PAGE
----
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Lighting the Way

A red and white lighthouse next to the ocean at sunrise

Mentors and role models have been integral to my professional development at significant points in my career. Like lighthouses, role models illuminate the path for those on a journey. Several individuals at the National Institutes of Health (NIH) have inspired and motivated me as I charted new professional territories.

Former NIHers, Doctors Vivian Pinn, Yvonne Maddox, Mary Ann Sestili, and Rear Admiral (RADM) Helena Mishoe, are among the women who have been my mentors. Their commitment to excellence, confidence, and integrity has shown me the path to leadership in the biomedical enterprise. These women also overcame challenges to become exemplars for other women in science and health.

The social representation of a group creates a visible picture of what is accepted and valued in the group. Therefore, it is important to have diverse representation in environments which are meant to be collaborative, like in the field of science. There have been situations when I have been the only African American woman in the room. At those times, I recognized an opportunity to “stand in” for those who were not present. It is important to be the voice and presence for those who are infrequently represented. However, it is not enough to diversify spaces. These environments must also be welcoming, foster mutual respect, and equally acknowledge contributions. Without this, individuals remain invisible.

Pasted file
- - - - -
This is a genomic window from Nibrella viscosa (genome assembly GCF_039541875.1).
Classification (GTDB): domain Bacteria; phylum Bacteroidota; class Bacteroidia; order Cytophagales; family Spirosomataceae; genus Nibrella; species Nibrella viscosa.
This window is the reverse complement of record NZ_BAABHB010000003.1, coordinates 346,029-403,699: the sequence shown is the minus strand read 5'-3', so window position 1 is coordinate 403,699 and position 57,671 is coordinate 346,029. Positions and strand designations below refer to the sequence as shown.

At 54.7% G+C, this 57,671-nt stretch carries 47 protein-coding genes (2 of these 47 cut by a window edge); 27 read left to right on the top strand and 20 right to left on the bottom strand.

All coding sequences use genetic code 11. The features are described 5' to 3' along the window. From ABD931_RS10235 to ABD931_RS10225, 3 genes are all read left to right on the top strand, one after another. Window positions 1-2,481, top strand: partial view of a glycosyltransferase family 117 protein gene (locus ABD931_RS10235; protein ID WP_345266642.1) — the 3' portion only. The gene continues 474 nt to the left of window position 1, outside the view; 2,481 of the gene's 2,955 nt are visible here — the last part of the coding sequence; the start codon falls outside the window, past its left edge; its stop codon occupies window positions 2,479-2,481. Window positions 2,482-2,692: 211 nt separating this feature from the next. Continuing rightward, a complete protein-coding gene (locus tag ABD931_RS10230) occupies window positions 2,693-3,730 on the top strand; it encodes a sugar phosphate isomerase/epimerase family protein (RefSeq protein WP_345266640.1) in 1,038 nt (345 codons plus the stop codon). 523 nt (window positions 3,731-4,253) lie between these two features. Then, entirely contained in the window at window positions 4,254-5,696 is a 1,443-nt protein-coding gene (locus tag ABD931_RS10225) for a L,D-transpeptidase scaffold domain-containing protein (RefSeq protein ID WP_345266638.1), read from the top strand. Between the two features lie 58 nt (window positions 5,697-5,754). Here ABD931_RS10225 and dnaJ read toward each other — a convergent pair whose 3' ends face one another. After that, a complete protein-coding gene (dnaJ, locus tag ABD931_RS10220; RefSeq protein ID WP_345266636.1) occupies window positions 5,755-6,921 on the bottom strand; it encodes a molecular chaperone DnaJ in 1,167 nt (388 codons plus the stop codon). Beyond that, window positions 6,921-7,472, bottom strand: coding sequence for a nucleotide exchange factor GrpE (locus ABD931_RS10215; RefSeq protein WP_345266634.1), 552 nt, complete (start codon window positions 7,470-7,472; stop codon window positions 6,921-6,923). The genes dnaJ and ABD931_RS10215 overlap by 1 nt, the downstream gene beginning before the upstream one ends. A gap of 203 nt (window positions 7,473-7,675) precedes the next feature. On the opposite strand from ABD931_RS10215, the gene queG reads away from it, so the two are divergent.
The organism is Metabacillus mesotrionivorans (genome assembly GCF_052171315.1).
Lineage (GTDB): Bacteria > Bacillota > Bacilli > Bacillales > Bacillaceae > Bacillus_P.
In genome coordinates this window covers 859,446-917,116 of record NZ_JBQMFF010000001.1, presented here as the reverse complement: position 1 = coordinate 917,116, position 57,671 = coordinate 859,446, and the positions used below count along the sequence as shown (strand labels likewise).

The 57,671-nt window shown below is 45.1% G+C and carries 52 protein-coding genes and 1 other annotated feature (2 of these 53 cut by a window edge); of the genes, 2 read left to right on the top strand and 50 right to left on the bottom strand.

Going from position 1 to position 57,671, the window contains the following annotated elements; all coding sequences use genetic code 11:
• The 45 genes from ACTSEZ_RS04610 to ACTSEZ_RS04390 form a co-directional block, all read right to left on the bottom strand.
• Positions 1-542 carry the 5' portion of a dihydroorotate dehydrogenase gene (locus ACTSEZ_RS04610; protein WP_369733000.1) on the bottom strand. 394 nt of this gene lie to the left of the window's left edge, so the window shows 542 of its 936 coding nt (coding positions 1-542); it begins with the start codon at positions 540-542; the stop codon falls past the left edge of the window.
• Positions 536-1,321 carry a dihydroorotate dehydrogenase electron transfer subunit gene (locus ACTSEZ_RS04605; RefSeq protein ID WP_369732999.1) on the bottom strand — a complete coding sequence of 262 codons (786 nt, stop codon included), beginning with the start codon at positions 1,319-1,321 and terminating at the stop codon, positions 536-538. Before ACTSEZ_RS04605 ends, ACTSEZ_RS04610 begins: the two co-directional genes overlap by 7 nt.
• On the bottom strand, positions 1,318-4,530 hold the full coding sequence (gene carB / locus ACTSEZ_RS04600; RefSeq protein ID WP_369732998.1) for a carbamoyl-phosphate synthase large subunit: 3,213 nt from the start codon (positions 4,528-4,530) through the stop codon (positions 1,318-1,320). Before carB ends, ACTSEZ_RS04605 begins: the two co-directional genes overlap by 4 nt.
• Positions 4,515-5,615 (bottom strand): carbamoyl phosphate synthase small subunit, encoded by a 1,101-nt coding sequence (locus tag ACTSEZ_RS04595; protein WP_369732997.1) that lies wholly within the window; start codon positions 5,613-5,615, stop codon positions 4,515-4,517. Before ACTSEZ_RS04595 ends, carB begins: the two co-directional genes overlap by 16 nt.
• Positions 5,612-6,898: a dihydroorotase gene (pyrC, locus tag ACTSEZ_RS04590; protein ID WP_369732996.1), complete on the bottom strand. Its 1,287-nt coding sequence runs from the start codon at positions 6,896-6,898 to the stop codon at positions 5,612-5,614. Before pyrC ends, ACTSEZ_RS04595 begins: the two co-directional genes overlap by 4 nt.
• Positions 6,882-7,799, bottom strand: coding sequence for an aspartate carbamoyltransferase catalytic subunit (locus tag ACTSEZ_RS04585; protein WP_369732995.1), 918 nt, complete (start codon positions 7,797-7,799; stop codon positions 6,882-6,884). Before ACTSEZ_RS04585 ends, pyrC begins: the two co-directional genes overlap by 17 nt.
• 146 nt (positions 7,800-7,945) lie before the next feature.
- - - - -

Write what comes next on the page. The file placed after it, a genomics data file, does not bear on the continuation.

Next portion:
Before she retired in 2018 from NIH and the US Public Health Service (USPHS), my mentor, RADM Dr. Mishoe, approached me during an NIH Mentorship Symposium. She congratulated me on leading the event and pressed a coin in the palm of my hand. When I opened my hand, I saw she had placed in it a gold engraved challenge coin representing her service and leadership to the USPHS. By presenting me with the coin, I was entrusted with the responsibility of serving with excellence and leading with courage. In taking up this mantle, I have become the lighthouse.

Women like RADM Dr. Mishoe recognize that giving of themselves is necessary for greatness. The proper response to this gift is to give back by showing up as a positive representative in the spaces we occupy. As women continue to break down barriers and challenge traditional systems, more images of women leading discovery and innovation in science will inspire the next generation.

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